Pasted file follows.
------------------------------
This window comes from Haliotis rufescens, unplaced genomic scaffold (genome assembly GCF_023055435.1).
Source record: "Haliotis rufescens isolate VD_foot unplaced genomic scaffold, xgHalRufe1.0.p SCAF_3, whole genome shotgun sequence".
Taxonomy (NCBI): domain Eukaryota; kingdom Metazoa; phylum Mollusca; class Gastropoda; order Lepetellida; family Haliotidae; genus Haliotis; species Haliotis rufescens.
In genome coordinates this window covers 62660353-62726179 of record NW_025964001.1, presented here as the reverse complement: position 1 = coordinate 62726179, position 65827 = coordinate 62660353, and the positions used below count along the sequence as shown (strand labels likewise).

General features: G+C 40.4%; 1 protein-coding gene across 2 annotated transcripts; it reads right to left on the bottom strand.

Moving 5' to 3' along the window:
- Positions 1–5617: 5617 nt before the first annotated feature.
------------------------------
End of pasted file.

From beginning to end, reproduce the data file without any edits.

This window comes from Haliotis rufescens, unplaced genomic scaffold (genome assembly GCF_023055435.1).
Source record: "Haliotis rufescens isolate VD_foot unplaced genomic scaffold, xgHalRufe1.0.p SCAF_3, whole genome shotgun sequence".
Taxonomy (NCBI): domain Eukaryota; kingdom Metazoa; phylum Mollusca; class Gastropoda; order Lepetellida; family Haliotidae; genus Haliotis; species Haliotis rufescens.
In genome coordinates this window covers 62660353-62726179 of record NW_025964001.1, presented here as the reverse complement: position 1 = coordinate 62726179, position 65827 = coordinate 62660353, and the positions used below count along the sequence as shown (strand labels likewise).

General features: G+C 40.4%; 1 protein-coding gene across 2 annotated transcripts; it reads right to left on the bottom strand.

Moving 5' to 3' along the window:
- Positions 1–5617: 5617 nt before the first annotated feature.